A companion volume to It is a New Kind of Diaspora. Taking up where that book leaves off, it traces some of the consequences of the emigration of German and Austrian psychoanalysts to London, particularly in the context of the British Psycho-Analytical Society's "Controversial Discussions". The first part of the book, "Tradition and Change" traces some general issues related to the Discussions, in particular drawing on documentary sources from the Archives of the British Psycho-Analytical Society. The second part focuses on one crucial issue in the Discussions - the differing interpretations formulated about the psychic life of babies during the first six months of life. Throughout this section, and the rest of the book, the author constantly stresses the larger social and political contexts within which psychoanalysis exists. The last part examines the legacy of the Discussions in the work of one of the most distinguished Kleinian analysts, Hanna Segal, and in particular her work on creativity and aesthetics.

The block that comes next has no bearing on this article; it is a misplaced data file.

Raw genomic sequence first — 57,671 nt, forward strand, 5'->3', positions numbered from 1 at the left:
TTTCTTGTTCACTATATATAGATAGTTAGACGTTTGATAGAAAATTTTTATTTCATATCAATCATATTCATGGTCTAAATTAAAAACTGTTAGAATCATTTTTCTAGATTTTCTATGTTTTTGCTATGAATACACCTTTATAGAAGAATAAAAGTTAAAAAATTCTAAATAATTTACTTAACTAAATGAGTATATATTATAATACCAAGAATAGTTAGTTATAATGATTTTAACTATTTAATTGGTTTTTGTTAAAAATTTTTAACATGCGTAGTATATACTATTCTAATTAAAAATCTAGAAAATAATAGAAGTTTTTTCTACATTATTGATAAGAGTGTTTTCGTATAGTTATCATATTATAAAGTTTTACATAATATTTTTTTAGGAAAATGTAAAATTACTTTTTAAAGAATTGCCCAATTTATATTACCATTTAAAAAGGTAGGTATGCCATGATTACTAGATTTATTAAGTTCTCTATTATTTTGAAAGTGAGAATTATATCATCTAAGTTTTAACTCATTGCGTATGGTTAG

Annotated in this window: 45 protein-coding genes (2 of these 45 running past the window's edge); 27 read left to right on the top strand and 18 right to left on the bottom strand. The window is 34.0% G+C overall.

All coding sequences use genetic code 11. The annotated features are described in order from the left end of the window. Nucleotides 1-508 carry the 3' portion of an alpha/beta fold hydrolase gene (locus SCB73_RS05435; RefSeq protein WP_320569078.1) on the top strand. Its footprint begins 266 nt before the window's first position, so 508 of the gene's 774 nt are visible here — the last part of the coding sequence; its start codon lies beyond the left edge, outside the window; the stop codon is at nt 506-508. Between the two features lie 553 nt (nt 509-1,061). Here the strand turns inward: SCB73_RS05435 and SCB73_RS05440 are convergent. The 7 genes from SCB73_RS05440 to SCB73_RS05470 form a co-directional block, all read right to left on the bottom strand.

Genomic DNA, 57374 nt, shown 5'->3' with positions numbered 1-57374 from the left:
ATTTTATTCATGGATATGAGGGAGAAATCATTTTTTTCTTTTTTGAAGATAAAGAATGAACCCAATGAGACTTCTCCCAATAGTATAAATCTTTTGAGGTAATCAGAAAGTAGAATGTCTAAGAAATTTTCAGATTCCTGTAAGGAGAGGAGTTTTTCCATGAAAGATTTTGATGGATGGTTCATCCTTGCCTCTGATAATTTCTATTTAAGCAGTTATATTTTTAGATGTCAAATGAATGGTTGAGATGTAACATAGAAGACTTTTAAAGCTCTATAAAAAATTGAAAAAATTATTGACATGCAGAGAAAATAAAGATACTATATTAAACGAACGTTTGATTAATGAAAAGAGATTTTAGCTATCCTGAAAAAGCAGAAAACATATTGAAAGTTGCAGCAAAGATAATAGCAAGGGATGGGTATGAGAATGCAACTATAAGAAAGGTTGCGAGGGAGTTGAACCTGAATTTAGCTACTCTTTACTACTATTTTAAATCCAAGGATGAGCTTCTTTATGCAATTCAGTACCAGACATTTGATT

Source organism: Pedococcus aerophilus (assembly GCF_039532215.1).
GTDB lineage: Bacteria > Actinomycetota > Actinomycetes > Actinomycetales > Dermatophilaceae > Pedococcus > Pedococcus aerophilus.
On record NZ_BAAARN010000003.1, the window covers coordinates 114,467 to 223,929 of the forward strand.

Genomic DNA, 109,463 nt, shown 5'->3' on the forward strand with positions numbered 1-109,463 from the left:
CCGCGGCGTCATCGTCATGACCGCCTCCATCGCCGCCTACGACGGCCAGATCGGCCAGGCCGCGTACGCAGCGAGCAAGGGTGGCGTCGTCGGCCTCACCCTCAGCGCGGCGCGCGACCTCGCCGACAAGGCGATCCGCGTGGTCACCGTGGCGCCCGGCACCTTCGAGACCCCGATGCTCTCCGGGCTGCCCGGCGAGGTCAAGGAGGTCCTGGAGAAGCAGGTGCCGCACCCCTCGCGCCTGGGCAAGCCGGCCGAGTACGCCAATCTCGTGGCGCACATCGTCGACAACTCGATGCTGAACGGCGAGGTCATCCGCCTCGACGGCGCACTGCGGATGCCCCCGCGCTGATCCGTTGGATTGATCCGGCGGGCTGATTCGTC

Table of Contents
Preface -- Tradition and change -- The Freud–Klein Controversial Discussions (1941–1945) -- Issues emerging from the Freud–Klein Controversies: Vienna/London -- Introduction -- Clinical, theoretical, and epistemological themes -- The Viennese psychoanalytic baby -- Sigmund Freud: a child of his own age -- The complex psychoanalytic parenthood of Melanie Klein's "London" baby -- An ideal nursery and a commitment of empathic relatives -- The emergence of the indigenous (British) psychoanalytic baby -- Conclusion -- Cultural context and applied psychoanalysis -- Hanna Segal's approach to creativity and aesthetics